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Peter Redstone Builds a Barton Portable

“You really can fall in love with the sound of harpsichord”

Text by Ed Crews Photos by Dave Doody

About sixty years ago, a small English boy fell in love with harpsichords. The relationship, however, began badly. The affair started during World War II, when the Germans were bombing Britain, and his hometown, Southampton, was a target. It was 1940 and Peter Redstone was four. Evacuated with other children to the safety of the countryside, he moved in with a wealthy lady in Westbourne. She owned a harpsichord, the first he’d seen. The keyboard instrument was so novel, so beautiful, so enticing, Redstone burned to see how it worked. He took it apart.

“I got caught doing it,” Redstone said. “I never forgot the punishment, or the fascination I felt for that harpsichord.”

Redstone, right, and harpsichordist Michael Monaco, left, demonstrate the Barton’s portability in the backyard of the St. George Tucker House.

Dave Doody

Redstone, right, and harpsichordist Michael Monaco, left, demonstrate the Barton’s portability in the backyard of the St. George Tucker House.

Redstone’s diminutive Claremont, Virginia, workshop gives him all the space he needs to plane, drill, and pound fine woods and brass bits into authentic re-creations of eighteenth-century harpsichords. - Dave Doody Redstone’s diminutive Claremont, Virginia, workshop gives him all the space he needs to plane, drill, and pound fine woods and brass bits into authentic re-creations of eighteenth-century harpsichords. - Dave Doody Redstone’s diminutive Claremont, Virginia, workshop gives him all the space he needs to plane, drill, and pound fine woods and brass bits into authentic re-creations of eighteenth-century harpsichords. - Dave Doody Redstone’s diminutive Claremont, Virginia, workshop gives him all the space he needs to plane, drill, and pound fine woods and brass bits into authentic re-creations of eighteenth-century harpsichords. - Dave Doody

Dave Doody

Redstone’s diminutive Claremont, Virginia, workshop gives him all the space he needs to plane, drill, and pound fine woods and brass bits into authentic re-creations of eighteenth-century harpsichords.

Tensioning the harpsichord strings, perhaps a finer tuning job than a piano requires, makes the “Monaco sound” pitch-perfect. - Dave Doody Tensioning the harpsichord strings, perhaps a finer tuning job than a piano requires, makes the “Monaco sound” pitch-perfect. - Dave Doody

Dave Doody

Tensioning the harpsichord strings, perhaps a finer tuning job than a piano requires, makes the “Monaco sound” pitch-perfect.

During the next six decades, Redstone’s fascination became a passion and, finally, a vocation. Today, he builds and sells harpsichords for a living. The antique pursuit seems to fit perfectly the gentle, congenial nature of the now sixty-five-year-old craftsman. Six feet tall, thin, and bald with a white beard, Redstone has a soft voice and mellow English accent. The rough tones of Southampton were “beaten” smooth at the private and no-nonsense Bournemouth School.

He follows his trade in a cozy, bright workshop immediately behind his home in Claremont, Virginia, a James River community of one country store and 250 or so souls. The shop has one room with barely enough space for Redstone to squeeze around a half-finished instrument. The place smells of glue, varnish, and freshly cut wood chips. Often, as he works, Redstone takes inspiration from the recordings of music by such composers of harpsichord pieces as George Frideric Handel, Henry Purcell, and Domenico Scarlatti.

Here, Redstone has completed his eighty-fifth harpsichord, a commission from Colonial Williamsburg that required 400 hours of work, a reproduction of an instrument made by English craftsman Thomas Barton in 1709. Its acquisition was supported by a grant from the E. K. Sloane Fund of the Norfolk Foundation, which provides annual grants for the purchase and maintenance of keyboard instruments by charitable institutions. Established in 1950, the foundation is a permanent endowment used to help nonprofit organizations enrich life in Norfolk, Virginia, and surrounding cities, as well as to provide college scholarships.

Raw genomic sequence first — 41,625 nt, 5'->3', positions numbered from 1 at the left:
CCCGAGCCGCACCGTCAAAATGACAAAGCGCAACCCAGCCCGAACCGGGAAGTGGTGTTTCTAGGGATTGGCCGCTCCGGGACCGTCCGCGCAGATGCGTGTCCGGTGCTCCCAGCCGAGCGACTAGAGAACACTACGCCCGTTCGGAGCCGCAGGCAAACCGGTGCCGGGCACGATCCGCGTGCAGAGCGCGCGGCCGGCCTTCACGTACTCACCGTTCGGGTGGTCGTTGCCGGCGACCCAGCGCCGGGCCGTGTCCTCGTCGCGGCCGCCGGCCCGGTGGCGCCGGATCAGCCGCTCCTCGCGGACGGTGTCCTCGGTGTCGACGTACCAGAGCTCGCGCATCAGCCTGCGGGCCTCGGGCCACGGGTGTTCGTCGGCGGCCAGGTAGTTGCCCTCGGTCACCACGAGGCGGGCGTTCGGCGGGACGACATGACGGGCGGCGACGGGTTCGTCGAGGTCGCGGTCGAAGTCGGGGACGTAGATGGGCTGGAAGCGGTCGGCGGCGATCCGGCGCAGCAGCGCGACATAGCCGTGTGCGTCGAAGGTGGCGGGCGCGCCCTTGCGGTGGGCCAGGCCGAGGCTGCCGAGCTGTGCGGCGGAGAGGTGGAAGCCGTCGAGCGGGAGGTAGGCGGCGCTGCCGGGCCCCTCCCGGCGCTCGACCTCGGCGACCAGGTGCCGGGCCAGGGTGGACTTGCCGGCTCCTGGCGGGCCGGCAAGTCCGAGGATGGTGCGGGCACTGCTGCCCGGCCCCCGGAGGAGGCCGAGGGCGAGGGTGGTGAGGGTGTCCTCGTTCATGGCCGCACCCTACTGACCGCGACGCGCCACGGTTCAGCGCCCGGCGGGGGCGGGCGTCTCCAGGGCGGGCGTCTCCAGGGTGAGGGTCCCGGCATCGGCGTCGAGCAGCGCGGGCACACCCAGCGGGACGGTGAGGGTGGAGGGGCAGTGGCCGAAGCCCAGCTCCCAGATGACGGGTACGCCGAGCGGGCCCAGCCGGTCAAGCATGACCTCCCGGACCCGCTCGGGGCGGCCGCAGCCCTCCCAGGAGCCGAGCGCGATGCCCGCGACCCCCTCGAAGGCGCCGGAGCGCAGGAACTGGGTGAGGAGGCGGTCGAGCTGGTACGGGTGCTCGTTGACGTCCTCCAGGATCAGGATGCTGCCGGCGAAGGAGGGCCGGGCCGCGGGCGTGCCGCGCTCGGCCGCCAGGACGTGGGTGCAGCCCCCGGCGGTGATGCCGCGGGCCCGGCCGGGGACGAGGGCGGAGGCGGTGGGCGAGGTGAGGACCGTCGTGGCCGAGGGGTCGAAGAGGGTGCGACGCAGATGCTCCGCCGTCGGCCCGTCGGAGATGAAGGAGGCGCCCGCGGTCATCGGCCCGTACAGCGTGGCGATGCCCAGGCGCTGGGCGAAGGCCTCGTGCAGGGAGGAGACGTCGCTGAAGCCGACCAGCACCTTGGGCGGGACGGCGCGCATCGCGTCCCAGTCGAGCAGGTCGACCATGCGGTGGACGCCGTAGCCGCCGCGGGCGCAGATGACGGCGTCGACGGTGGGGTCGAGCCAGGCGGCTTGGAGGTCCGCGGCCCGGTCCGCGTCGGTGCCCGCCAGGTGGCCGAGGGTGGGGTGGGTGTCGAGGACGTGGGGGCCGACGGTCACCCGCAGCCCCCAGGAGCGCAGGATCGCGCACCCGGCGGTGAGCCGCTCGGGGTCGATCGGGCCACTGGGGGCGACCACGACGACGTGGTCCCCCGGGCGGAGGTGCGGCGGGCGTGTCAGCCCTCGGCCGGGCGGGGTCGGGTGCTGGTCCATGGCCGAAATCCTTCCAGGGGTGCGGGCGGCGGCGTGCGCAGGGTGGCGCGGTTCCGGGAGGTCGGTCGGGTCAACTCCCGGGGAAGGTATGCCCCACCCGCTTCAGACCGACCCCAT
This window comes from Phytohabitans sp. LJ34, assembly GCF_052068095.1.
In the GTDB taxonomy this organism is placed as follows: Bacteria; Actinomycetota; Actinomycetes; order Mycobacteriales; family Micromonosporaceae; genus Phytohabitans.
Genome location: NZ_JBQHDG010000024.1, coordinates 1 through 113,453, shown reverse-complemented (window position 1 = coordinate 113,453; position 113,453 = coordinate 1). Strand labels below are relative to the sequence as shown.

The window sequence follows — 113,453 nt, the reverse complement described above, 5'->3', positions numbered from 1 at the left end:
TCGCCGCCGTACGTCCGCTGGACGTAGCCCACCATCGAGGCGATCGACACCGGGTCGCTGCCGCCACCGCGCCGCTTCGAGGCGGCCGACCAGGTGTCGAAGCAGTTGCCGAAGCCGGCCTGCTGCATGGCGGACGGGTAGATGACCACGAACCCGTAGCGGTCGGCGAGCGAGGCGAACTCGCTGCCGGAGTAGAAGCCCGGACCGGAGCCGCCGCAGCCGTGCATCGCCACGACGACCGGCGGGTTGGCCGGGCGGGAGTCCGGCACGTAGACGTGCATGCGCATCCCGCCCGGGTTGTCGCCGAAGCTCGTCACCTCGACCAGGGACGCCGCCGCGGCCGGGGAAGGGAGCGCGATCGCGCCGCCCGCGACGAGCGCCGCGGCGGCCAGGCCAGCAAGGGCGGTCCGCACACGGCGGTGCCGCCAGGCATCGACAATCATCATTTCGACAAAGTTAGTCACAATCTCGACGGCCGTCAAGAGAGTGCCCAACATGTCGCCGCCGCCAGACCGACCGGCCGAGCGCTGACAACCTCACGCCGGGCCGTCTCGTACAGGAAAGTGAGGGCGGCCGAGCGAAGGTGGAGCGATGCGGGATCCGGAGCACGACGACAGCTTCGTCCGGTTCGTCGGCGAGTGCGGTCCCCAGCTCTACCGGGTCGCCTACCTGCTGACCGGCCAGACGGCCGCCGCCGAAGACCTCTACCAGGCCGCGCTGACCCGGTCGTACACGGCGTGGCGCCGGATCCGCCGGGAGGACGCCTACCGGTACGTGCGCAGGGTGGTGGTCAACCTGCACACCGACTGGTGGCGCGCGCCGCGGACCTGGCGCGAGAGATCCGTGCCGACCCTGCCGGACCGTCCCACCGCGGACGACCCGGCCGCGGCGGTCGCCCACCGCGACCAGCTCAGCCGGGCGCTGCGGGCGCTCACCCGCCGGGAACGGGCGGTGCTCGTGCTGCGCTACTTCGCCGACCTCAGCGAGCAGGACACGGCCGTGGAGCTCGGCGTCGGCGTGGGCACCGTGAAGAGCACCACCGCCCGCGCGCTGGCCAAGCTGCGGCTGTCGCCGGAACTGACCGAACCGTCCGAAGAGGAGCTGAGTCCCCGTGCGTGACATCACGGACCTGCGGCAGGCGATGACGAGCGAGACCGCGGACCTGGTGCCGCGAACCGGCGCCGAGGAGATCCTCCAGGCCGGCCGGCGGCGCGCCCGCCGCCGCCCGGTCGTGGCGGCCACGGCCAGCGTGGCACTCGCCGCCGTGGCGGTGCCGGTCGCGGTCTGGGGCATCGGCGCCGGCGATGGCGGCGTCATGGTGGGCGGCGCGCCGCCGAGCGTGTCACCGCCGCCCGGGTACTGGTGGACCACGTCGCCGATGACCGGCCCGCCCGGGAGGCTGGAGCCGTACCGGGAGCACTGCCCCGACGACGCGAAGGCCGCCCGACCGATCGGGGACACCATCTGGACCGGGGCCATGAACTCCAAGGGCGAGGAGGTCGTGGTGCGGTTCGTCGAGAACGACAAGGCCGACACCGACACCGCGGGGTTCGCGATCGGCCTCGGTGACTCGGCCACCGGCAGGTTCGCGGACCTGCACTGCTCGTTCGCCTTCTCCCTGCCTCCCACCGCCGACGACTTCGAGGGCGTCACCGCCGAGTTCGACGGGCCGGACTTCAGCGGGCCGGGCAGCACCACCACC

Redstone’s Barton is comparatively small, light, and mobile and just the thing for special programming needs. To bring it to just-so perfection, Colonial Williamsburg’s staff harpsichordist, Michael Monaco, played it at every opportunity, adjusting, tuning, and making minor touch-ups.

“I give it two thumbs up,” Monaco said in an interview. “For its size, it has no right to sound so good. Mechanically, it works well. Its tonal quality is exceptional.”
Monaco is so struck with Redstone’s creation that he occasionally will angle a telephone receiver toward the instrument and play a tune or two for callers. Monaco is impressed not only with Redstone’s creation but also with the sense of history and craft that motivates and guides him.

“Peter really is a link to the past,” Monaco said. “He does everything according to the tradition and style of the 1700s. Nothing about his work is mass produced.”

The path in life that led Redstone to build Number 85 was long and twisting. After taking his punishment for disassembling the Westbourne harpsichord, he more or less focused on more appropriate childish interests until his teenage years. His fascination with the instrument was rejuvenated in school.

“I was in a music appreciation class, and I heard a recording of a piece by Handel played on a harpsichord. It was like getting hit on the head with a brick,” he said. “I was finished from that point on.”

Redstone wanted to make harpsichords. Finding a teacher, however, proved difficult. Harpsichords were popular from the sixteenth through eighteenth centuries. By the nineteenth century, though, the piano had overshadowed it. But the harpsichord never really disappeared and enjoyed a small revival in the twentieth century. So Redstone knew somebody was making them. He just didn’t know who they were or where they worked.

Unsure of how to get started in the craft, Redstone did a stint in the Royal Air Force, got electronics training, and eventually took a job with a fledgling computer company near London. He spent his free time touring the city’s museums, and he discovered Fenton House, home of an exceptional harpsichord collection. He also found a veteran harpsichord maker, Michael Thomas, who agreed to teach him the business. Redstone began dividing his time between twentieth-century electronics and eighteenth-century musical instrument making. Thomas taught Redstone a great deal. Redstone absorbed everything he could. In 1962, he began his first harpsichord, completing it in 1964.

Harpsichord making didn’t seem to offer long-term financial security. So Redstone took a job with RCA and came to the United States in 1967. He left that work four years later to follow his passion. During the 1980s, Redstone branched out, doing instrument repair and conservation work. That led to contacts with Colonial Williamsburg, which led to the Barton commission.